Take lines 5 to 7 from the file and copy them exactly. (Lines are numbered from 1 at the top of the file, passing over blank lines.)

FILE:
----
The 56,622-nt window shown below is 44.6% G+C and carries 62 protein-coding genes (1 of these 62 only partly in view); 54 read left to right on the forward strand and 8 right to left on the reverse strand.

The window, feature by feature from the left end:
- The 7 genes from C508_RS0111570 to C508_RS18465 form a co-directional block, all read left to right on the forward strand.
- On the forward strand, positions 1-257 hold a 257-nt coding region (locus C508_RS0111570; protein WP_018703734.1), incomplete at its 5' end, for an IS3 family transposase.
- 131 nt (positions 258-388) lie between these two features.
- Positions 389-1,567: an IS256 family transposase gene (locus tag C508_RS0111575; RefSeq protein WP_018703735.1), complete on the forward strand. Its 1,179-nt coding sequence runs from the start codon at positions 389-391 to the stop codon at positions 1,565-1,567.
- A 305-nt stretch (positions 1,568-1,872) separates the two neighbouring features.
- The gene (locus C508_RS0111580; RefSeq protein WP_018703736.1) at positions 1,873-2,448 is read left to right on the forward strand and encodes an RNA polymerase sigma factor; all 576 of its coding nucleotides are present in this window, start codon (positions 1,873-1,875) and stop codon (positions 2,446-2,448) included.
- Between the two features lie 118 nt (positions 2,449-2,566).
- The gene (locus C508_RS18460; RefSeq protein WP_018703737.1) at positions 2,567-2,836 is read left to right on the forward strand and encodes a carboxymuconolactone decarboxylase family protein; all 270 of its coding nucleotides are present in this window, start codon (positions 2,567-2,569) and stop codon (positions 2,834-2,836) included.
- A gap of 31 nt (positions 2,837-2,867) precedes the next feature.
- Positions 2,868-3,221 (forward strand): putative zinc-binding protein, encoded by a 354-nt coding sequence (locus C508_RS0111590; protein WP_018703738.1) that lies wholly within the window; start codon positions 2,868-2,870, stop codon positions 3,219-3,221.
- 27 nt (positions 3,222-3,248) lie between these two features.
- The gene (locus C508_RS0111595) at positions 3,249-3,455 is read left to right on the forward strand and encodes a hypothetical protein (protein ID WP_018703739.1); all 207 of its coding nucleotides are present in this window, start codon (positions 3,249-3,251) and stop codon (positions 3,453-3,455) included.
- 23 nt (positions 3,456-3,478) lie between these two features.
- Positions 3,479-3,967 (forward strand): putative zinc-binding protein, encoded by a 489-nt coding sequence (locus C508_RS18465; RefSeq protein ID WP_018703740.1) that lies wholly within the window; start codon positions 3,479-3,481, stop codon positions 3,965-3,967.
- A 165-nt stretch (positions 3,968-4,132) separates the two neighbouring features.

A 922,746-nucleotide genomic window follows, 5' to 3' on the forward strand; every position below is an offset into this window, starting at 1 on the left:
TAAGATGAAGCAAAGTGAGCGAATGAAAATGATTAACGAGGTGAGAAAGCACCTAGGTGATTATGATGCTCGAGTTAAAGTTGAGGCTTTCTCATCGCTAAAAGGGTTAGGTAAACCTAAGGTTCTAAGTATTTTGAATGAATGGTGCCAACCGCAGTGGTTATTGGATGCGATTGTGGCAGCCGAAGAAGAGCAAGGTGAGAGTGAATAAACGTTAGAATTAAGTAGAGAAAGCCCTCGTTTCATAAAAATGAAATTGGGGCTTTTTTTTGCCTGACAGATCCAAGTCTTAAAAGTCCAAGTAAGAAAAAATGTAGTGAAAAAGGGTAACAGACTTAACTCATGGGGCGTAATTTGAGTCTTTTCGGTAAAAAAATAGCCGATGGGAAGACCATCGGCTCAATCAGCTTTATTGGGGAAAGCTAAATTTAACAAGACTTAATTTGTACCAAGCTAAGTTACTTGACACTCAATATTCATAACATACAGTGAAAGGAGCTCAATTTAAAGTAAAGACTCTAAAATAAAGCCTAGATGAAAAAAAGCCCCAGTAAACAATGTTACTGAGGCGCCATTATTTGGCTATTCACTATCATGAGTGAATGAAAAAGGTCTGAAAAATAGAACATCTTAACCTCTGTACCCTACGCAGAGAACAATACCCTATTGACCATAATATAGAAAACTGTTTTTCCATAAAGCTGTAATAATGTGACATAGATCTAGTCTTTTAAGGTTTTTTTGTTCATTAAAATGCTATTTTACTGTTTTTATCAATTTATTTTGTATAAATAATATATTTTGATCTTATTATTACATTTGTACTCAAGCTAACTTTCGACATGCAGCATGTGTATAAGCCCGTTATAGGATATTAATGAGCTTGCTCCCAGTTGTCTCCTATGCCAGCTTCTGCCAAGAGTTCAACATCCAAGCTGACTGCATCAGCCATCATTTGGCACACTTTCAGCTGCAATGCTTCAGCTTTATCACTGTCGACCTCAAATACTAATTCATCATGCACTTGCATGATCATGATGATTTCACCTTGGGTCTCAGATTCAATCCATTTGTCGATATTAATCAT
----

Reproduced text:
- 131 nt (positions 258-388) lie between these two features.
- Positions 389-1,567: an IS256 family transposase gene (locus tag C508_RS0111575; RefSeq protein WP_018703735.1), complete on the forward strand. Its 1,179-nt coding sequence runs from the start codon at positions 389-391 to the stop codon at positions 1,565-1,567.
- A 305-nt stretch (positions 1,568-1,872) separates the two neighbouring features.